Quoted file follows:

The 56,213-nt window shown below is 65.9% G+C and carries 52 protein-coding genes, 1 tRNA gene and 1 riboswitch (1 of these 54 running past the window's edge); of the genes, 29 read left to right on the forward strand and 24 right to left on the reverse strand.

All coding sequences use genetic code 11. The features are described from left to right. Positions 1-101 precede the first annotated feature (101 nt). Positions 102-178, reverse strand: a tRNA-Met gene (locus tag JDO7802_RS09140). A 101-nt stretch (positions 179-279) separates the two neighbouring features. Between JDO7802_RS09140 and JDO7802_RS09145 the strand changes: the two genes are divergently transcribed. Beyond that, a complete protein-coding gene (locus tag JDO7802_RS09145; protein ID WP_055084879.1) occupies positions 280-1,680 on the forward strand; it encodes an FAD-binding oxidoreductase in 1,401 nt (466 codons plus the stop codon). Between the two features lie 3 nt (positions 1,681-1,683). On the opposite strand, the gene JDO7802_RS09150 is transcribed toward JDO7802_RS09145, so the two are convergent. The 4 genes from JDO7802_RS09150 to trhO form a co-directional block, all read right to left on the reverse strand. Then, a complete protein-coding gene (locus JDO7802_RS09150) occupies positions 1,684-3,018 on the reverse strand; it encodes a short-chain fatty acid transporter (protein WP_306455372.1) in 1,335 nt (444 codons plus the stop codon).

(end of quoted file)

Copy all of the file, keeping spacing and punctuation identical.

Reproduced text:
The 56,213-nt window shown below is 65.9% G+C and carries 52 protein-coding genes, 1 tRNA gene and 1 riboswitch (1 of these 54 running past the window's edge); of the genes, 29 read left to right on the forward strand and 24 right to left on the reverse strand.

All coding sequences use genetic code 11. The features are described from left to right. Positions 1-101 precede the first annotated feature (101 nt). Positions 102-178, reverse strand: a tRNA-Met gene (locus tag JDO7802_RS09140). A 101-nt stretch (positions 179-279) separates the two neighbouring features. Between JDO7802_RS09140 and JDO7802_RS09145 the strand changes: the two genes are divergently transcribed. Beyond that, a complete protein-coding gene (locus tag JDO7802_RS09145; protein ID WP_055084879.1) occupies positions 280-1,680 on the forward strand; it encodes an FAD-binding oxidoreductase in 1,401 nt (466 codons plus the stop codon). Between the two features lie 3 nt (positions 1,681-1,683). On the opposite strand, the gene JDO7802_RS09150 is transcribed toward JDO7802_RS09145, so the two are convergent. The 4 genes from JDO7802_RS09150 to trhO form a co-directional block, all read right to left on the reverse strand. Then, a complete protein-coding gene (locus JDO7802_RS09150) occupies positions 1,684-3,018 on the reverse strand; it encodes a short-chain fatty acid transporter (protein WP_306455372.1) in 1,335 nt (444 codons plus the stop codon).